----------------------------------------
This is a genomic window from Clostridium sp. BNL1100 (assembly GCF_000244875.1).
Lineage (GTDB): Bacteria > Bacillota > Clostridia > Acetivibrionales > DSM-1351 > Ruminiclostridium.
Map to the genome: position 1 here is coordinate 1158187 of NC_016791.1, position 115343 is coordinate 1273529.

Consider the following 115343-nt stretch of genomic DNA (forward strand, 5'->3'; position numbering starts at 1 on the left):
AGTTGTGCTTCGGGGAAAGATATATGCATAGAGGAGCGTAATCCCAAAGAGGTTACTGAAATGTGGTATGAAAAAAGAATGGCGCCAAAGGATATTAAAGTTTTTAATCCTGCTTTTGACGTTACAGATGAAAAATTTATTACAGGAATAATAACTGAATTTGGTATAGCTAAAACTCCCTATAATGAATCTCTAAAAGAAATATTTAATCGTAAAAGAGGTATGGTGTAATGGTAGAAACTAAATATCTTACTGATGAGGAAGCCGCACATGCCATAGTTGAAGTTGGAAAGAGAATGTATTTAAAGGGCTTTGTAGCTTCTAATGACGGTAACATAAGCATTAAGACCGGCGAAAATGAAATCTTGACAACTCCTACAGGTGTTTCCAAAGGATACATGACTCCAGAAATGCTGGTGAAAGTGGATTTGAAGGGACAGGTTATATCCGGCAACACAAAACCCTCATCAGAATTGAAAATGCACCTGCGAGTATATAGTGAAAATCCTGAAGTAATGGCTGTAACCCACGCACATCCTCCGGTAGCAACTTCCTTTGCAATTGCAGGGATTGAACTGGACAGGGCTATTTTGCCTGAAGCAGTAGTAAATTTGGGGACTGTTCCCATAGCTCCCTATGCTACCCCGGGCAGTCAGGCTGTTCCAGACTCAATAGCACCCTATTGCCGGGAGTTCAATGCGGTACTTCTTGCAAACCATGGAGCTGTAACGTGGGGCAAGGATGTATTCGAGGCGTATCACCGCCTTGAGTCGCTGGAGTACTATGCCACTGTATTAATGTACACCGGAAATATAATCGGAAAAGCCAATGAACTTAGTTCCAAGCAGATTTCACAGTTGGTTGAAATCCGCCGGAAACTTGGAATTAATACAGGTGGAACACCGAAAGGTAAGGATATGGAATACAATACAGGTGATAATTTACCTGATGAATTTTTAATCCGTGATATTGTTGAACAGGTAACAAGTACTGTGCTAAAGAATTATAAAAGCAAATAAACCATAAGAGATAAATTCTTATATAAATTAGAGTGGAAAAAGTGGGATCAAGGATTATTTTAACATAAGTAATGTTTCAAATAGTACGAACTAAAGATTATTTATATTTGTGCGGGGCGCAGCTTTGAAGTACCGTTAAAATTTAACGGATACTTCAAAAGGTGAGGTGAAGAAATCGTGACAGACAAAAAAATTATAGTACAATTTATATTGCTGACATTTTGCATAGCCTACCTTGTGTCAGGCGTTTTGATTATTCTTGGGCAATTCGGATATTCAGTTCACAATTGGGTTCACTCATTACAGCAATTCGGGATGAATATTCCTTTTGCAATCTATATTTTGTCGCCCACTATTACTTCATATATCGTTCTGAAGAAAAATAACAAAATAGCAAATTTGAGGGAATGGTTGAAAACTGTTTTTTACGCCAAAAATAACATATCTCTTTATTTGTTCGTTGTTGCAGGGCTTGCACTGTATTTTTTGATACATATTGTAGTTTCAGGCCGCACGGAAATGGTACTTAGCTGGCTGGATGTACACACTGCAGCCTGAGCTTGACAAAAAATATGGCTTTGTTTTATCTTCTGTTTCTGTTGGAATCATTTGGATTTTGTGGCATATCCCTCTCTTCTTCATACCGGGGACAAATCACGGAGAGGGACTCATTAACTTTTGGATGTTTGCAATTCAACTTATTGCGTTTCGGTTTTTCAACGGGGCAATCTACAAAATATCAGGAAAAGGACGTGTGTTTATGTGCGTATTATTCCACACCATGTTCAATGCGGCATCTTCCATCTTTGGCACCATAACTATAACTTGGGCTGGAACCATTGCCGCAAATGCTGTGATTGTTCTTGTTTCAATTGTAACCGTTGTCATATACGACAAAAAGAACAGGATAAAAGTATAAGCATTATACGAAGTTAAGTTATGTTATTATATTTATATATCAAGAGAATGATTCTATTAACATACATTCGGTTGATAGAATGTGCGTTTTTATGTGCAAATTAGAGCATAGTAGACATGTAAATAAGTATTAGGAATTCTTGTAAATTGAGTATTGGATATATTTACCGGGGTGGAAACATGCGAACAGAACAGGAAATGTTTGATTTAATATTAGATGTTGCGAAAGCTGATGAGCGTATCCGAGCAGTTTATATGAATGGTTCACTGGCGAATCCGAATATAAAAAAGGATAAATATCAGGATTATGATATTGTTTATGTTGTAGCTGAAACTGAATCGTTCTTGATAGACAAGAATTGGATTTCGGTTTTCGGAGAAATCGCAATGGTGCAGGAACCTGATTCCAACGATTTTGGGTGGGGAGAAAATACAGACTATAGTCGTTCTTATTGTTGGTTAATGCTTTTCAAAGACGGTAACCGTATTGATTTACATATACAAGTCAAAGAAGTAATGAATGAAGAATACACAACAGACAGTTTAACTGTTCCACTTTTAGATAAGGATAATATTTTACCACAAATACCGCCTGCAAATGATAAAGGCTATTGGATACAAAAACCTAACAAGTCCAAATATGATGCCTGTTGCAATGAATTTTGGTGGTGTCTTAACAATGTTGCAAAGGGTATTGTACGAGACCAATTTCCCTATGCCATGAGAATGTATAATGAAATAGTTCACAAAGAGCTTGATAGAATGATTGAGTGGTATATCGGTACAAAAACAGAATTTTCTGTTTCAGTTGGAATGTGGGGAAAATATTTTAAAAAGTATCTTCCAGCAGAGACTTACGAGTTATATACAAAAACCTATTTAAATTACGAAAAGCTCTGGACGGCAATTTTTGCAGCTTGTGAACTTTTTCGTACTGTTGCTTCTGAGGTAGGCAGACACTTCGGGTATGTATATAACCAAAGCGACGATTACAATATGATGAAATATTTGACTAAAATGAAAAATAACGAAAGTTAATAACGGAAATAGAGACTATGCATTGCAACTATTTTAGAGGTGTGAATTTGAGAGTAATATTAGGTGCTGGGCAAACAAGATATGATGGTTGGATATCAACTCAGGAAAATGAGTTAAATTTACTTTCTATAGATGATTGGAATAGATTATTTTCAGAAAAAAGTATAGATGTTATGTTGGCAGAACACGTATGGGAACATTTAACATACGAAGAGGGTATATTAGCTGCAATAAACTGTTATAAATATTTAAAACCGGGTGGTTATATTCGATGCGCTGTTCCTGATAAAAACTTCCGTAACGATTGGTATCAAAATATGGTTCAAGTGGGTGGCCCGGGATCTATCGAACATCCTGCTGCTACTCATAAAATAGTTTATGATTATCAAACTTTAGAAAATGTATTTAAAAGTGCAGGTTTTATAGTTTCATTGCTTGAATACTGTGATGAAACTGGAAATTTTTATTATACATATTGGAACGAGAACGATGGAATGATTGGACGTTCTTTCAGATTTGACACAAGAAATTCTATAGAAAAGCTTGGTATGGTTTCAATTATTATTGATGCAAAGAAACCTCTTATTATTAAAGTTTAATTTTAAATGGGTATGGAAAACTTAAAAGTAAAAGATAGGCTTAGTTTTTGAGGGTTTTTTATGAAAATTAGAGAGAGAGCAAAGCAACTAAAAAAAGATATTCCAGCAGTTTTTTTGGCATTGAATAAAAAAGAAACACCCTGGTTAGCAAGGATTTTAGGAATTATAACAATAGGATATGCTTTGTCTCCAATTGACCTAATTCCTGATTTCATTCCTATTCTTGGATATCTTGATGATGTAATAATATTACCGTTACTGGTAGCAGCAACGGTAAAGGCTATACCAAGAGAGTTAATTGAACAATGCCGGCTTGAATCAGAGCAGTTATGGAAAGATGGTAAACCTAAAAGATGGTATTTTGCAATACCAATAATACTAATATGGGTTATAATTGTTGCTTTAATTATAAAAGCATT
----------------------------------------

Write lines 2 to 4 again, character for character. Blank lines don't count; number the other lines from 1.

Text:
Lineage (GTDB): Bacteria > Bacillota > Clostridia > Acetivibrionales > DSM-1351 > Ruminiclostridium.
Map to the genome: position 1 here is coordinate 1158187 of NC_016791.1, position 115343 is coordinate 1273529.

Consider the following 115343-nt stretch of genomic DNA (forward strand, 5'->3'; position numbering starts at 1 on the left):